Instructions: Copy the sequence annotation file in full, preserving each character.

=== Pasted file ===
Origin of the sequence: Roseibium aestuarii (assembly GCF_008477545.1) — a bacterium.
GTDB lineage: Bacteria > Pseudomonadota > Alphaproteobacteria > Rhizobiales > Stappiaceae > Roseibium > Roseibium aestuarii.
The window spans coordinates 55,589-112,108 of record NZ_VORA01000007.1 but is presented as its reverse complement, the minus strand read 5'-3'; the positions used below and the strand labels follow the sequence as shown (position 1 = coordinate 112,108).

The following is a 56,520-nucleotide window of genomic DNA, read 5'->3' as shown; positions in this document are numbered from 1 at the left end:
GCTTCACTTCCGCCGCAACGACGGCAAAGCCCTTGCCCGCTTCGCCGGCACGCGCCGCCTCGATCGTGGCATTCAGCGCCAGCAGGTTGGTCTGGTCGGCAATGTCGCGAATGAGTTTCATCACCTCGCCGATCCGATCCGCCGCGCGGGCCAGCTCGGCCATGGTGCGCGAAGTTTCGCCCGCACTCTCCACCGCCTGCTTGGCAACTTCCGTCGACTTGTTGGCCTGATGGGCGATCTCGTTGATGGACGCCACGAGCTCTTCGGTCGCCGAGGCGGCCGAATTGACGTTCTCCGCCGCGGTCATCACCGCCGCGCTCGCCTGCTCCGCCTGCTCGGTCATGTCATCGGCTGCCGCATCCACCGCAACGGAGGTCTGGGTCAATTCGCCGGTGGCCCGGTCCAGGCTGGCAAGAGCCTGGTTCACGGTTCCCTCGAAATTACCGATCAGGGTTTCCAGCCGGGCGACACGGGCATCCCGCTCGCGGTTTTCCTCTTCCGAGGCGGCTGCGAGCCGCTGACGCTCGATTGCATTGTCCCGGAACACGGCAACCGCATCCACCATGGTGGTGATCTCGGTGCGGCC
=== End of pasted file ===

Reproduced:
Origin of the sequence: Roseibium aestuarii (assembly GCF_008477545.1) — a bacterium.
GTDB lineage: Bacteria > Pseudomonadota > Alphaproteobacteria > Rhizobiales > Stappiaceae > Roseibium > Roseibium aestuarii.
The window spans coordinates 55,589-112,108 of record NZ_VORA01000007.1 but is presented as its reverse complement, the minus strand read 5'-3'; the positions used below and the strand labels follow the sequence as shown (position 1 = coordinate 112,108).

The following is a 56,520-nucleotide window of genomic DNA, read 5'->3' as shown; positions in this document are numbered from 1 at the left end:
GCTTCACTTCCGCCGCAACGACGGCAAAGCCCTTGCCCGCTTCGCCGGCACGCGCCGCCTCGATCGTGGCATTCAGCGCCAGCAGGTTGGTCTGGTCGGCAATGTCGCGAATGAGTTTCATCACCTCGCCGATCCGATCCGCCGCGCGGGCCAGCTCGGCCATGGTGCGCGAAGTTTCGCCCGCACTCTCCACCGCCTGCTTGGCAACTTCCGTCGACTTGTTGGCCTGATGGGCGATCTCGTTGATGGACGCCACGAGCTCTTCGGTCGCCGAGGCGGCCGAATTGACGTTCTCCGCCGCGGTCATCACCGCCGCGCTCGCCTGCTCCGCCTGCTCGGTCATGTCATCGGCTGCCGCATCCACCGCAACGGAGGTCTGGGTCAATTCGCCGGTGGCCCGGTCCAGGCTGGCAAGAGCCTGGTTCACGGTTCCCTCGAAATTACCGATCAGGGTTTCCAGCCGGGCGACACGGGCATCCCGCTCGCGGTTTTCCTCTTCCGAGGCGGCTGCGAGCCGCTGACGCTCGATTGCATTGTCCCGGAACACGGCAACCGCATCCACCATGGTGGTGATCTCGGTGCGGCC